An Institute of Chartered Accountants in
England and Wales (ICAEW) survey has found stakeholders believe the
audit process does not provide useful information to users and is
merely a statement of compliance.

The ICAEW study was conducted by its financial
services faculty to analyse ways in which bank auditors can support
more confidence in financial reporting.

The survey sought the opinion of stakeholders
including investors, bank representatives and policymakers.

The report found stakeholders highly respected
auditors skills and that the audit process regarded as essential in
imposing discipline upon directors’ presentation of financial

However, they did not think the process
provides useful information to users.


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Risk assessment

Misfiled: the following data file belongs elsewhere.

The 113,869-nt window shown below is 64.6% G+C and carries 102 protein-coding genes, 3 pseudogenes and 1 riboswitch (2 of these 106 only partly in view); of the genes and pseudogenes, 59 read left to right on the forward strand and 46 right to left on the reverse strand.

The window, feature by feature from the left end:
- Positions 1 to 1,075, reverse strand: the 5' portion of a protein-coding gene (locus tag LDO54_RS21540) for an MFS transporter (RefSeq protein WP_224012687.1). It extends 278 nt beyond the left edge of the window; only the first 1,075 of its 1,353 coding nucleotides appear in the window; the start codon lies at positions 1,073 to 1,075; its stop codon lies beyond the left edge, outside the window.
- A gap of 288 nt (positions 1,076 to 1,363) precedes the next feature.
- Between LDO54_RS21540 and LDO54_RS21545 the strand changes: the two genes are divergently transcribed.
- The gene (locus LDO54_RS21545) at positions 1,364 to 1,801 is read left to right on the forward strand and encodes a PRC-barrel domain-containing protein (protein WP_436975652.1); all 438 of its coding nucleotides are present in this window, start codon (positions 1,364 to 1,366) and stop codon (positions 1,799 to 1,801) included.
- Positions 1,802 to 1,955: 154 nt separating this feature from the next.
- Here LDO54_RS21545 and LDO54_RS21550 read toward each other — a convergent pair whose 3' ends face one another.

Stakeholders thought auditors could do more
reporting on risks and wanted to know the subjective opinions of

However, bank representatives felt this was an
unrealistic goal, as there are no objective standards against which
judgements could be measured.



Investors also called for more regular
dialogue between the regulator and auditors of major banks and an
improvement to the quality of these meetings

There were calls for new guidance and
protocols to cover what is to be expected from such meetings to
ensure they are effective.

The ‘Audit of banks: lessons from the crisis’
project follows the work of the UK House of Commons Treasury
Committee which, in its Ninth Report of Session 2008-09, questioned
the value of audit.

It’s the second phase of a project that began
with the development of a paper for discussion with bank finance
directors, audit committee chairs, investor representatives,
regulators and other interested parties.

The faculty expects to publish a final report
in May 2010.